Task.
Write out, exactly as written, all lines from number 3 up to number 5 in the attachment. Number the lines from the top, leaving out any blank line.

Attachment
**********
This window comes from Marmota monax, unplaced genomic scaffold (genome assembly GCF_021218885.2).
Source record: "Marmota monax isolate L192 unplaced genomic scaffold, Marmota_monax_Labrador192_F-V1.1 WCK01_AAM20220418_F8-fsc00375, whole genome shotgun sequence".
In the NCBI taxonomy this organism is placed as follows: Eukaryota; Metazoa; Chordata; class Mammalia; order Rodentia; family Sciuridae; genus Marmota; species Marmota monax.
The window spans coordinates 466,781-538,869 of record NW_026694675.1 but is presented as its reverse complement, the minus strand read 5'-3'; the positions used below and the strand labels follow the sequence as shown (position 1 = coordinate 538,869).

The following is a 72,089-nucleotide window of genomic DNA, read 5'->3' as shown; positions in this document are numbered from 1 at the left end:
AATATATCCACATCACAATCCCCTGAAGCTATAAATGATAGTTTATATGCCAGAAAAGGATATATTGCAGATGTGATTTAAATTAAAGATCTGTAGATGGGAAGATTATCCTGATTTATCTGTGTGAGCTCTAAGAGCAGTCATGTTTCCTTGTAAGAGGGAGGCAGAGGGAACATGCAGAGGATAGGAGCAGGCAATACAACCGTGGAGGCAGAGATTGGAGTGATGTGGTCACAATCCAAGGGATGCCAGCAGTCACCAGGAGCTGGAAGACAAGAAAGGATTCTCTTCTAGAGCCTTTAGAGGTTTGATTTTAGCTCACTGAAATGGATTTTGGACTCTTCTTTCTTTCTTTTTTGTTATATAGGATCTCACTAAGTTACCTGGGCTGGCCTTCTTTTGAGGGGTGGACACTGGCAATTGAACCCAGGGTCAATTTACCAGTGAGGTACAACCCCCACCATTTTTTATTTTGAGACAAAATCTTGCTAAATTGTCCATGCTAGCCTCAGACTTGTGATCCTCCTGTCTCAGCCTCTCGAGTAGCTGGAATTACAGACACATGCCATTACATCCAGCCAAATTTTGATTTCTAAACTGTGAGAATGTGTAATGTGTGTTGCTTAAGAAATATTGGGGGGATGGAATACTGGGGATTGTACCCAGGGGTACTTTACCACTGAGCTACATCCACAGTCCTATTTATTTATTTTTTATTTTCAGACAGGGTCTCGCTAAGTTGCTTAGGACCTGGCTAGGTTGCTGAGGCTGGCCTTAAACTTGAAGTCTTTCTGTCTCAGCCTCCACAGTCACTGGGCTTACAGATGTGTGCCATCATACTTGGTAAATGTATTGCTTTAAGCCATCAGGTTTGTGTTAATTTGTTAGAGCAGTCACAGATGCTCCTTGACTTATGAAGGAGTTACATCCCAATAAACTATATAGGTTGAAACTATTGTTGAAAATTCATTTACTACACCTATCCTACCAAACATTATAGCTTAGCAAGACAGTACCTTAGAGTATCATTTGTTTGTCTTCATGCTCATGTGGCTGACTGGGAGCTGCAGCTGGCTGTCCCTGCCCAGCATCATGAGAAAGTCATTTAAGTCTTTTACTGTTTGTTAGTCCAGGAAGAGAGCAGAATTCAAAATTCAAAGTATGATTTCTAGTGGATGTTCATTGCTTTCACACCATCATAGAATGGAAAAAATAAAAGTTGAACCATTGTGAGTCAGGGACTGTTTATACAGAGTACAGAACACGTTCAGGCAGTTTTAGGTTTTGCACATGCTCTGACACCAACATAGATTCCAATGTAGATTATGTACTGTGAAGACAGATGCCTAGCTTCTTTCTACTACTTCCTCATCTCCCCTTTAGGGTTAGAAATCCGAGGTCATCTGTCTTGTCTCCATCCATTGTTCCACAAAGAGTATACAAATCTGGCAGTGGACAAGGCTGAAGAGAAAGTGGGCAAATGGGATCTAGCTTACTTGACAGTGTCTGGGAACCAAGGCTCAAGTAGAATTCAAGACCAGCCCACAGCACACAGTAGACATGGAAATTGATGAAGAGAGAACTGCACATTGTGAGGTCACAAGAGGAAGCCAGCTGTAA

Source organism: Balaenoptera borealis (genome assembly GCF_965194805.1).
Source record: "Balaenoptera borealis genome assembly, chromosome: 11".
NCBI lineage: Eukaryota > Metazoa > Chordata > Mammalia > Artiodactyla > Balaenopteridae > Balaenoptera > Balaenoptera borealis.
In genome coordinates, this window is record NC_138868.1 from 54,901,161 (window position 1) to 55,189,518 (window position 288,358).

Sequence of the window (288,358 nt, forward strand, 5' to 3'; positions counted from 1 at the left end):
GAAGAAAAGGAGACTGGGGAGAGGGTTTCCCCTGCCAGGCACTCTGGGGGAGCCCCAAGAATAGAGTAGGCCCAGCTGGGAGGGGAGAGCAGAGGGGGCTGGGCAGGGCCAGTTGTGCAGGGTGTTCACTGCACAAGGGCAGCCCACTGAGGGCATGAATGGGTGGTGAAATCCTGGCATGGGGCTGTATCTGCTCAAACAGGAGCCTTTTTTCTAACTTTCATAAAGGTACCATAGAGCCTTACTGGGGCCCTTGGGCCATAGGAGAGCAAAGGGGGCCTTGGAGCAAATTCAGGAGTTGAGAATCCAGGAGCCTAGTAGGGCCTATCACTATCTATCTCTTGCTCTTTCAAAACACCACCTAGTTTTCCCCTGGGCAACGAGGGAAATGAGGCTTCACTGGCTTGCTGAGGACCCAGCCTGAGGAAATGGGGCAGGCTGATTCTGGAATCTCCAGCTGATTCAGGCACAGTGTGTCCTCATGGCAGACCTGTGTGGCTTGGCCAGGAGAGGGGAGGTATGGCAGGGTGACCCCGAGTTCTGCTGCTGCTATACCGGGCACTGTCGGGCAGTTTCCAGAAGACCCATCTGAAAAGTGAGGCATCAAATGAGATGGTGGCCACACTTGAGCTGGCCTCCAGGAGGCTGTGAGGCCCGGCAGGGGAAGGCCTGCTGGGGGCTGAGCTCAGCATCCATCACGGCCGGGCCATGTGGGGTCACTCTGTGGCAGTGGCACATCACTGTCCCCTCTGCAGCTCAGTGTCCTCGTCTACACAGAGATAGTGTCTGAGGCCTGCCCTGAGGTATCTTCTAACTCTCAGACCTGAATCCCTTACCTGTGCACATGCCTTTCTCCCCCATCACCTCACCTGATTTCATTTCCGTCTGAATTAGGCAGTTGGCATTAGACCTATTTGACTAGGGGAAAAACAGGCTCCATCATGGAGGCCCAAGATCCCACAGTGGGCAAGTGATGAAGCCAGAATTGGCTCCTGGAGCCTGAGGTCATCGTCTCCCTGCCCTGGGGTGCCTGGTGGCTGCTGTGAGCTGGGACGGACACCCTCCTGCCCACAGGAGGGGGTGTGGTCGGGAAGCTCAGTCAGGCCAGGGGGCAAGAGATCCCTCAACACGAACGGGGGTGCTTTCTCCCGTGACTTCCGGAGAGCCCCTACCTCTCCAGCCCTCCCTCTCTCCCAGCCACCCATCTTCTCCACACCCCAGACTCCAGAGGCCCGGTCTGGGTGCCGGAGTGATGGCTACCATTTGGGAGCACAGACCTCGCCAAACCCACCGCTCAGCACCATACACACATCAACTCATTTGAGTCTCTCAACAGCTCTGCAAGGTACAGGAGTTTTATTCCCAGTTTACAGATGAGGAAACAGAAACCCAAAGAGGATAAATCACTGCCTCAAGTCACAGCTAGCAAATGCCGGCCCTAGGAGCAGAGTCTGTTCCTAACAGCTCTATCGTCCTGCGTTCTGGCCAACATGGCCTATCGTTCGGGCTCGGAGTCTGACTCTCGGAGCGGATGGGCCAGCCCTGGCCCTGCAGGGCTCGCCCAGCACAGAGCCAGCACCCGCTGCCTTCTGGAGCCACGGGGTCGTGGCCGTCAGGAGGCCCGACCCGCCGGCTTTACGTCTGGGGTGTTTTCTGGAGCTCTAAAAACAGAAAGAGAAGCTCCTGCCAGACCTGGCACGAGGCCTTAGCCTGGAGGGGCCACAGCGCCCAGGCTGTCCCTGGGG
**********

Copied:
In the NCBI taxonomy this organism is placed as follows: Eukaryota; Metazoa; Chordata; class Mammalia; order Rodentia; family Sciuridae; genus Marmota; species Marmota monax.
The window spans coordinates 466,781-538,869 of record NW_026694675.1 but is presented as its reverse complement, the minus strand read 5'-3'; the positions used below and the strand labels follow the sequence as shown (position 1 = coordinate 538,869).

The following is a 72,089-nucleotide window of genomic DNA, read 5'->3' as shown; positions in this document are numbered from 1 at the left end: